"It was in the 1920s, when nobody had time to reflect, that I saw a still-life painting with a flower that was perfectly exquisite, but so small you really could not appreciate it." Georgia O'Keeffe
I have lost count of the days and settled in to a routine of sorts. I find myself in the studio working with a simple theme and familiar shapes. I am focusing on pattern to evoke the repetitive nature of this time. I selected Petunia 2 painted by Georgia O'Keefe in 1924 because it marks the beginning of her exploration into the subject that she is famous for. She stated that "nobody really sees a flower - really - it is so small - we haven't time - and to see takes time... So I said to myself - I'll paint what I see - what the flower is to me but I'll paint it big and they will be surprised into taking time to look at it."
About the Painting from theartstory.com
Petunia No. 2, one of O'Keeffe's first large-scale renderings of a flower, represents the beginning of her exploration of a theme that would mark her career. In this painting, she magnifies the flower's form to emphasize its shape and color. She stated that "nobody really sees a flower - really - it is so small - we haven't time - and to see takes time... So I said to myself - I'll paint what I see - what the flower is to me but I'll paint it big and they will be surprised into taking time to look at it." Her flower images often received interpretations that O'Keeffe disagreed with, particularly from feminist critics who saw these paintings as veiled illusions to female genitalia. For O'Keeffe, there was no hidden symbolism, just the essence of the flower. In fact, the anatomy of the petunia is incredibly detailed, and O'Keeffe may have been emphasizing the androgyny of the reproductive parts in order to counter the idea that her subject matter was connected to her gender. Though American and European artists had experimented with abstraction for at least a decade, O'Keeffe, like Dove, focused on images from nature and O'Keeffe was the only artist to consistently use flowers as a motif.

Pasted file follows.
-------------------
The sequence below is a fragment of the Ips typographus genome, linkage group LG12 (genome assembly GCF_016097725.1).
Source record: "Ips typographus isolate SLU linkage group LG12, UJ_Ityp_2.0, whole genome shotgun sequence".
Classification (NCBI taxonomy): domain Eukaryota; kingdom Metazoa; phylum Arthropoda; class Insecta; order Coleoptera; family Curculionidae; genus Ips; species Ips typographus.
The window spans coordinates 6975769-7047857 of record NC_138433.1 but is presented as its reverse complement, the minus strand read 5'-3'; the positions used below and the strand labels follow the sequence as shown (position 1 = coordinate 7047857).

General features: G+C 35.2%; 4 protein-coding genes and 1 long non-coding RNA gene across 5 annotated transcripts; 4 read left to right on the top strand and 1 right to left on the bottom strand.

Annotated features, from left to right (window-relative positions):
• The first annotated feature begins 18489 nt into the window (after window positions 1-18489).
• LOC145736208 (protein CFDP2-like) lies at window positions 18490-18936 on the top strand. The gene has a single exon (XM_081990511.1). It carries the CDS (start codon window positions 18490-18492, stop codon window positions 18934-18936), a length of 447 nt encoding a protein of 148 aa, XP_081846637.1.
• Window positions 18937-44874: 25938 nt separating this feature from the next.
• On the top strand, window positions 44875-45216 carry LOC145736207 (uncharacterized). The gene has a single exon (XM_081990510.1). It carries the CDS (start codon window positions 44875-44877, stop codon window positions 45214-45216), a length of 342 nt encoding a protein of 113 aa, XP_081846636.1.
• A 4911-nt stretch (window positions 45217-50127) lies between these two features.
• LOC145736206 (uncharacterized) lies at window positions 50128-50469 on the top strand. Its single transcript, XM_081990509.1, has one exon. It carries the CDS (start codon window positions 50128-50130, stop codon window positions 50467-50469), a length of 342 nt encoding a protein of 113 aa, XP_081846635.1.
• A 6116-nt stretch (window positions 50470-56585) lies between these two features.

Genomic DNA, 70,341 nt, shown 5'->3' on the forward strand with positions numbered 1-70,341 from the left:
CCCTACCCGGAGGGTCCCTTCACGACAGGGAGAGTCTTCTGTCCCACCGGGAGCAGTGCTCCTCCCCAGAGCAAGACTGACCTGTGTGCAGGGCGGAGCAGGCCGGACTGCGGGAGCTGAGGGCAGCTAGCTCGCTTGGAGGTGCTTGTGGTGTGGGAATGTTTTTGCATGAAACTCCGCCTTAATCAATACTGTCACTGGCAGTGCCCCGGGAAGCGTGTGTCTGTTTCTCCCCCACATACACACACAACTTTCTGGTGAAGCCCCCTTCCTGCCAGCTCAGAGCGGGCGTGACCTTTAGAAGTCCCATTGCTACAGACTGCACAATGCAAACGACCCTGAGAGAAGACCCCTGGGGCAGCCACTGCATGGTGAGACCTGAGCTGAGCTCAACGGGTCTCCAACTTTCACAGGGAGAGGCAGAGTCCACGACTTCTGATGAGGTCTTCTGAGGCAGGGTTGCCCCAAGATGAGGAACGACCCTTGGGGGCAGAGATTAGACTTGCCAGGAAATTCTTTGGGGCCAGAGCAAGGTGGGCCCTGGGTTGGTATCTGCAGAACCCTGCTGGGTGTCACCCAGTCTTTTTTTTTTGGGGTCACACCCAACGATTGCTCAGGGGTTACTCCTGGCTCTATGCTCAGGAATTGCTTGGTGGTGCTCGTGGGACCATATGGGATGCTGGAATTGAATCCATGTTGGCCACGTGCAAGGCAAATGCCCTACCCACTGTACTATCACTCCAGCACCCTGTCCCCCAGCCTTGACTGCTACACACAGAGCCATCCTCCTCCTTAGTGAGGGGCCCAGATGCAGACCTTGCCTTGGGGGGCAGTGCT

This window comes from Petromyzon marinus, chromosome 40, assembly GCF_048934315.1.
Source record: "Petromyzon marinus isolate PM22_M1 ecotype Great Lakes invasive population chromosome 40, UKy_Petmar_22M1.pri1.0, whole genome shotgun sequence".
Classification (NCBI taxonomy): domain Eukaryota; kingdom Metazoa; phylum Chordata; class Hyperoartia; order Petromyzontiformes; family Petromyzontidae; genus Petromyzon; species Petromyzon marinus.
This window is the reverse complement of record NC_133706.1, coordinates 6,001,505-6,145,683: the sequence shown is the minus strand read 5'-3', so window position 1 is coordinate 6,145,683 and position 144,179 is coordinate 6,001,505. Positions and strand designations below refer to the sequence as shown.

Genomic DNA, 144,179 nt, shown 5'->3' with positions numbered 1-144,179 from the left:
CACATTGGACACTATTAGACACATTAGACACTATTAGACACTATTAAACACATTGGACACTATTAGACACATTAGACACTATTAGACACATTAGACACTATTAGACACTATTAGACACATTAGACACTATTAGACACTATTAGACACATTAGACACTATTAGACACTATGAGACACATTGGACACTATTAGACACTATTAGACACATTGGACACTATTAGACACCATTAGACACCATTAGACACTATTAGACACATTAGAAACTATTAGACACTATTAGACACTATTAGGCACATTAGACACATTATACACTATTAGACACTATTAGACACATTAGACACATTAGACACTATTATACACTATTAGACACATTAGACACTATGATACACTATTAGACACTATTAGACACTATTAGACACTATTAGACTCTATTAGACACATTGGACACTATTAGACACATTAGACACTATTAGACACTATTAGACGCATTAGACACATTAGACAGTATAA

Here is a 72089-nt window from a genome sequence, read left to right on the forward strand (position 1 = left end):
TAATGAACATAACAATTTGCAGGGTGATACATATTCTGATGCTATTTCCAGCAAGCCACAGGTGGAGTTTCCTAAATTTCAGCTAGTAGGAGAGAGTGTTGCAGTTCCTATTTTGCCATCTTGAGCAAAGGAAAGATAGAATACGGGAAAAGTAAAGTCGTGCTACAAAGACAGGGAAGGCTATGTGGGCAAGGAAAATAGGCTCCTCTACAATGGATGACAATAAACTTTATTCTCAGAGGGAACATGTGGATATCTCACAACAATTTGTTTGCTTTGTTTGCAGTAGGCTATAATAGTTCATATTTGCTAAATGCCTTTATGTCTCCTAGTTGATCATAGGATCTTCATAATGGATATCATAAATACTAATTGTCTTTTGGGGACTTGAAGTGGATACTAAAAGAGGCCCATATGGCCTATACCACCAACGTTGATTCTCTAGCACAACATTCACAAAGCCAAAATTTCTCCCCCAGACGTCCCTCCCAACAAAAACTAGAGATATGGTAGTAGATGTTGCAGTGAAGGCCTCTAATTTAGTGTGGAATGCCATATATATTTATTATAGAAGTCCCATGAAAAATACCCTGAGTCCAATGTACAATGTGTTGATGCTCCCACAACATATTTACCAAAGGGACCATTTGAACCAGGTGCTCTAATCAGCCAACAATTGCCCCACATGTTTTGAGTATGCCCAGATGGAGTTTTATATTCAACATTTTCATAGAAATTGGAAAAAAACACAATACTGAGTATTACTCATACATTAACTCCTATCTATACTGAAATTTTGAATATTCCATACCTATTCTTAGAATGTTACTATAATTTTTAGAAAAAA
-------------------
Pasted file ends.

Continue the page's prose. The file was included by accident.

About the Artist from Wikipedia
Georgia Totto O'Keeffe (November 15, 1887 – March 6, 1986) was an American artist. She was known for her paintings of enlarged flowers, New York skyscrapers, and New Mexico landscapes. O'Keeffe has been recognized as the "Mother of American modernism".